Mary Torrans Lathrap

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Mary Torrans Lathrap
"A woman of the century"
"A woman of the century"
BornMary Torrans
April 25, 1838
Jackson, Michigan, U.S.
DiedJanuary 3, 1895(1895-01-03) (aged 56)
Jackson, Michigan
Resting placeMount Evergreen Cemetery, Jackson, Michigan
Pen nameLena
Occupationpoet, preacher, suffragist, social reformer
LanguageEnglish
NationalityAmerican
Spouse
Carnett C. Lathrap (m. 1864)

Mary Torrans Lathrap (pen name, Lena; April 25, 1838 - January 3, 1895), known as "The Daniel Webster of Prohibition", was an American poet, preacher, suffragist, and temperance reformer. For 20 years, she was identified with the progressive women of Michigan who had temperance, purity, and prohibition as their watchwords, and the white ribbon as their badge.[1] A licensed preacher for the Methodist Episcopal church (1871), she served as president of Michigan's Woman's Christian Temperance Union (1882), co-founded the state's suffrage organization (1870), and worked on the amendment campaign (1874).[2]

Early years and education[edit]

Mary Torrans was born on a farm near Jackson, Michigan, in April 25, 1838.[3] Her parents were Scotch-Irish Presbyterians. Lathrap's childhood was passed in Marshall, where she was educated in the public schools. She was a literary child, and at the age of 14, contributed to local papers under the pen-name "Lena." She was converted in her tenth year, but did not join the church until she was nearly 18 years old. [4]

Career[edit]

Mary Lathrap (before 1889)

From 1862 to 1864, she taught in the Detroit public schools. In 1864, she married Carnett C. Lathrap, then assistant surgeon of the Ninth Michigan Cavalry. In 1865, they removed to Jackson. There, she joined the Methodist Episcopal Church, of which her husband was a member, and became a speaker in the church classrooms. In 1871, she was licensed to preach the gospel and began in the Congregational Church in Michigan Center. Her sermons aroused the people, and for years, she labored as an evangelist, many thousands being converted by her ministry.[5]

She took an active part in the Women's Crusade, was a co-founder of the Woman's Christian Temperance Union, and served as president of the State union of Michigan from 1882. Her work was largely devoted to that organization for at least eight years. She labored in various States and was a strong helper in securing the scientific-instruction law, and in the Michigan, Nebraska and Dakota Territory amendment campaigns. In 1878, she secured the passage of a bill in the Michigan legislature appropriating US$30,000 for the establishment of the Girls' Industrial Home, a reformatory school, located in Adrian. In 1890, she was a member of the Woman's Council in Washington, D.C.[5]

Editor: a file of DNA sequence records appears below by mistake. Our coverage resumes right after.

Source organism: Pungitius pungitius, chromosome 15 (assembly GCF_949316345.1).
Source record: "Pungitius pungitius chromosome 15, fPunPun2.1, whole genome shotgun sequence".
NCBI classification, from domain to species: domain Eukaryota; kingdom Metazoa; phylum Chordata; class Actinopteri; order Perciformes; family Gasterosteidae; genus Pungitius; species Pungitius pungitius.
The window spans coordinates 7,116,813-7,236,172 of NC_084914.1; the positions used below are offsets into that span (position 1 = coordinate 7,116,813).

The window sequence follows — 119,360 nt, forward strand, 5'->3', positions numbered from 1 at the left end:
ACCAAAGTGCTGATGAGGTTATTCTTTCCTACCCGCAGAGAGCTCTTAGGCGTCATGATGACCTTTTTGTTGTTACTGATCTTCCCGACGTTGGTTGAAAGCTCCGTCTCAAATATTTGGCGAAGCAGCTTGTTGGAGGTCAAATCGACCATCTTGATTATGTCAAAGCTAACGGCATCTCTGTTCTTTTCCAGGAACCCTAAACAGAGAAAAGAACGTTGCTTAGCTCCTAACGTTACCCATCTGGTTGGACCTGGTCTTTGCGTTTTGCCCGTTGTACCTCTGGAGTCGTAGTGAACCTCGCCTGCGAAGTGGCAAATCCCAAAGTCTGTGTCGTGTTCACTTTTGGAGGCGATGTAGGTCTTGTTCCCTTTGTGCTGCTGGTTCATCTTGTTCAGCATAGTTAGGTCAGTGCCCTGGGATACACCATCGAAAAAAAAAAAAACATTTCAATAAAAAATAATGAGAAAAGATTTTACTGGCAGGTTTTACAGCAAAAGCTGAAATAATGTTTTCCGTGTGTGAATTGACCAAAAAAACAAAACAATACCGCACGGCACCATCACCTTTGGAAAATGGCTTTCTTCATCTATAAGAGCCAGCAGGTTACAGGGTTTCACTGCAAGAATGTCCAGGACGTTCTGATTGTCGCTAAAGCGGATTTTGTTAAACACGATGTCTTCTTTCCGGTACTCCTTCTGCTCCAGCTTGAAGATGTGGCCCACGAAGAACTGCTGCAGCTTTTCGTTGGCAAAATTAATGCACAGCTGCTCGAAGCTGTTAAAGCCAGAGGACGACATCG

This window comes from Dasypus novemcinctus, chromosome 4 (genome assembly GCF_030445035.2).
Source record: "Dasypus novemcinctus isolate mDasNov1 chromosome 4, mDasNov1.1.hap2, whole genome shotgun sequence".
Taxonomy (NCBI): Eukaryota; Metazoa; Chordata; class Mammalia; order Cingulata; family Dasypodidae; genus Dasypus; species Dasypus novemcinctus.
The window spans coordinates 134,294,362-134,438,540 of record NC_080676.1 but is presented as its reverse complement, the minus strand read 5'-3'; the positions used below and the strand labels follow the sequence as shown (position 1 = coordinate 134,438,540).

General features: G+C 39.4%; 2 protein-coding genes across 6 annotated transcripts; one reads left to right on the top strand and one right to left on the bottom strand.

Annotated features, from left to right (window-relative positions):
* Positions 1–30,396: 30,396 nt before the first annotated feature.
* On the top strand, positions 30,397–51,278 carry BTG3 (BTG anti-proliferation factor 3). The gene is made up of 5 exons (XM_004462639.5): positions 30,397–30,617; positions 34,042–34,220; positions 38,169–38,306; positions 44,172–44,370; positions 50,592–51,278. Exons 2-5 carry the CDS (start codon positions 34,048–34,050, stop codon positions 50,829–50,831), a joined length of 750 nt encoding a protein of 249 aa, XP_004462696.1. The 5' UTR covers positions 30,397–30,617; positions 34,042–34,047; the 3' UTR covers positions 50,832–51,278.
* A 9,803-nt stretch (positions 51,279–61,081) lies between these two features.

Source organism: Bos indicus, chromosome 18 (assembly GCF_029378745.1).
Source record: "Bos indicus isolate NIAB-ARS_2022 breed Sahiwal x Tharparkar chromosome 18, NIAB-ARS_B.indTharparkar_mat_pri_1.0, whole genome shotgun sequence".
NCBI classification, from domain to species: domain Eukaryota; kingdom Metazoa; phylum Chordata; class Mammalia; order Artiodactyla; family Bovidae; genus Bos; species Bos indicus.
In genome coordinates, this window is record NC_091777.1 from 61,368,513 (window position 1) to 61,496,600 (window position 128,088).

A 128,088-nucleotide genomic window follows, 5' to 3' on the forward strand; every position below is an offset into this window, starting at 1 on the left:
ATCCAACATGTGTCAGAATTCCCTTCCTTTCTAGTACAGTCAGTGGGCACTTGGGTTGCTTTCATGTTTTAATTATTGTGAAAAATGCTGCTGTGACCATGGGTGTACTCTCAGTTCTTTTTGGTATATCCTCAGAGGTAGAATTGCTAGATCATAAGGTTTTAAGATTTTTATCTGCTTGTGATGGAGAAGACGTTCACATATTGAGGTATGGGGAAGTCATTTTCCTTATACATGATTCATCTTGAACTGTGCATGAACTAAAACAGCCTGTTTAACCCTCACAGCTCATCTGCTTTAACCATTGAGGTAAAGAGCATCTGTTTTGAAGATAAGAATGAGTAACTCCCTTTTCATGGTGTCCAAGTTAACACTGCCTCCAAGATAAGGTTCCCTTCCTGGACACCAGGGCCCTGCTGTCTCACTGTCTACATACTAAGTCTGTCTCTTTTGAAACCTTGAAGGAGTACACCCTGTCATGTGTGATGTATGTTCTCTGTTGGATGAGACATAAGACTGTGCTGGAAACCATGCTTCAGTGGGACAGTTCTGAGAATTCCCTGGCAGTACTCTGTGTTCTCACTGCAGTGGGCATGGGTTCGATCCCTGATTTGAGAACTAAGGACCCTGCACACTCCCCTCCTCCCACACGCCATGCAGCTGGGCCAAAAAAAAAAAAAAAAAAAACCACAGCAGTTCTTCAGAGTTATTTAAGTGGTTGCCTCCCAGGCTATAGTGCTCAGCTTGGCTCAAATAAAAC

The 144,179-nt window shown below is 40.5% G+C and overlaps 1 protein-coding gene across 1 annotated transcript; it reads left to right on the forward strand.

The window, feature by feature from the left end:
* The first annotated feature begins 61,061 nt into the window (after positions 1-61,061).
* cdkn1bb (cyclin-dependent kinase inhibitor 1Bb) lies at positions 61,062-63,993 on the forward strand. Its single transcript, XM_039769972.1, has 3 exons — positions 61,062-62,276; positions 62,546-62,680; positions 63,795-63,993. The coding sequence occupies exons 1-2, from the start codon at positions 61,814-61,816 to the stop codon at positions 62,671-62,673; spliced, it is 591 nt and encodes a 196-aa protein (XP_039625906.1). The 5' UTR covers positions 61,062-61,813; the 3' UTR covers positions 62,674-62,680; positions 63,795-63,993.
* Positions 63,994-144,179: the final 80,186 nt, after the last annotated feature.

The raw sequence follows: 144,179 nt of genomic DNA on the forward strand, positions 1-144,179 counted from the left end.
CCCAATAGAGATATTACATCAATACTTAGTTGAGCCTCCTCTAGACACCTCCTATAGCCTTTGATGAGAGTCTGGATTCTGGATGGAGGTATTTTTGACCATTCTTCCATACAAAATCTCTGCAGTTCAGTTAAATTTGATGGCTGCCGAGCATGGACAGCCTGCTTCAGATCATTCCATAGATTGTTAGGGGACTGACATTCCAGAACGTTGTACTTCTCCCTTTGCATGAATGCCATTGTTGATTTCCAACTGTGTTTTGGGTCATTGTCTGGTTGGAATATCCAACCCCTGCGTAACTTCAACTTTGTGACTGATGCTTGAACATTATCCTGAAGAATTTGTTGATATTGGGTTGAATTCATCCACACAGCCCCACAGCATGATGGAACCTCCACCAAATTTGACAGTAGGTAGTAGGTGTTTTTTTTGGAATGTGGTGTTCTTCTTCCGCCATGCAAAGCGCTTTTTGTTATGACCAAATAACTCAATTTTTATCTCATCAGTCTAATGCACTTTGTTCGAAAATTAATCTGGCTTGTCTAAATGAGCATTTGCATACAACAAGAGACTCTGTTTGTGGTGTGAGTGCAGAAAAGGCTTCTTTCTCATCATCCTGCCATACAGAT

Her evangelistic and platform work consumed a major part of her life and effort, but her literary work was also important. Her poems were meritorious productions, and she wrote enough to fill a large volume. During the years of her great activity in evangelistic and temperance work, her literary impulses were over-shadowed by the moral work in which she was engaged. Later in life, she wrote more. Her memorial odes to James A. Garfield and John Bartholomew Gough were widely quoted, as were also many other of her poems. Her lectures were always successful, and she was equally at home on the temperance platform, on the lecture platform, in the pulpit or at the author's desk. Her oratory caused her to be styled "The Daniel Webster of Prohibition," a name well-suited to her. [5] She died January 3, 1895.[3]

Selected works[edit]

  • What means this stone? : a poem, 1891
  • The poems and written addresses of Mary T. Lathrap with a short sketch of her life ..., 1895 (with Alphonso A Hopkins; Lewis Ransom Fiske; Henry Somerset, Lady; Julia R Parish; Frances E Willard)
  • No uncertain sound : Mary T. Lathrap, selections from her most recent speeches : dead, but yet she speaks., 1895
  • Rare gems from the literary works of Mary T. Lathrap : born April 25, 1838, died January 3, 1895. 1895 (with Julia R Parish)

References[edit]

Attribution[edit]

  • This article incorporates text from a publication now in the public domain: Brownell, J. H. (1894). The American Tyler-keystone: Devoted to Freemasonry and Its Concerdant Others (Public domain ed.). J. H. Brownell.
  • This article incorporates text from a publication now in the public domain: Lathrap, Mary Torrans; Parish, Julia Royce (1895). Rare Gems from the Literary Works of Mary T. Lathrap: Born April 25, 1838, Died January 3, 1895 (Public domain ed.). Woman's Christian Temperance Union.
  • This article incorporates text from a publication now in the public domain: Willard, Frances Elizabeth; Livermore, Mary Ashton Rice (1893). A Woman of the Century: Fourteen Hundred-seventy Biographical Sketches Accompanied by Portraits of Leading American Women in All Walks of Life (Public domain ed.). Moulton.

Bibliography[edit]

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